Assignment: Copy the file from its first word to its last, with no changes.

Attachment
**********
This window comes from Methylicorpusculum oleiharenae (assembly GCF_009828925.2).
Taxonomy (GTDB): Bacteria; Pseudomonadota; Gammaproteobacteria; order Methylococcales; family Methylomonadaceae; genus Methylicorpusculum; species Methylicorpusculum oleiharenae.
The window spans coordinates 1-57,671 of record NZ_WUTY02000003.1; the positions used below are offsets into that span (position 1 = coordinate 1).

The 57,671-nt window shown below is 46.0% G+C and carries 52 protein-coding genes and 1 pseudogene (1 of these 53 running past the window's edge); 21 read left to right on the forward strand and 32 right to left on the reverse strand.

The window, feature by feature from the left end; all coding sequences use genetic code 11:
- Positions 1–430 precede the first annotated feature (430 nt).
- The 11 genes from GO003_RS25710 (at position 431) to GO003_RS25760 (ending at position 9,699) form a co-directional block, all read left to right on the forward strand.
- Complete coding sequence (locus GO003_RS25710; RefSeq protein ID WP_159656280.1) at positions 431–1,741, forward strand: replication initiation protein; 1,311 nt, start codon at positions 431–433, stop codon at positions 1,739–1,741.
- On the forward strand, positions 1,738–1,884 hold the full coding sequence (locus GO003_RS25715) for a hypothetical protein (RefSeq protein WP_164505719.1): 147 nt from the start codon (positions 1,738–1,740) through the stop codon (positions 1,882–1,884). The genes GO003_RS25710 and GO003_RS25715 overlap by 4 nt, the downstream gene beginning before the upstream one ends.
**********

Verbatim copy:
This window comes from Methylicorpusculum oleiharenae (assembly GCF_009828925.2).
Taxonomy (GTDB): Bacteria; Pseudomonadota; Gammaproteobacteria; order Methylococcales; family Methylomonadaceae; genus Methylicorpusculum; species Methylicorpusculum oleiharenae.
The window spans coordinates 1-57,671 of record NZ_WUTY02000003.1; the positions used below are offsets into that span (position 1 = coordinate 1).

The 57,671-nt window shown below is 46.0% G+C and carries 52 protein-coding genes and 1 pseudogene (1 of these 53 running past the window's edge); 21 read left to right on the forward strand and 32 right to left on the reverse strand.

The window, feature by feature from the left end; all coding sequences use genetic code 11:
- Positions 1–430 precede the first annotated feature (430 nt).
- The 11 genes from GO003_RS25710 (at position 431) to GO003_RS25760 (ending at position 9,699) form a co-directional block, all read left to right on the forward strand.
- Complete coding sequence (locus GO003_RS25710; RefSeq protein ID WP_159656280.1) at positions 431–1,741, forward strand: replication initiation protein; 1,311 nt, start codon at positions 431–433, stop codon at positions 1,739–1,741.
- On the forward strand, positions 1,738–1,884 hold the full coding sequence (locus GO003_RS25715) for a hypothetical protein (RefSeq protein WP_164505719.1): 147 nt from the start codon (positions 1,738–1,740) through the stop codon (positions 1,882–1,884). The genes GO003_RS25710 and GO003_RS25715 overlap by 4 nt, the downstream gene beginning before the upstream one ends.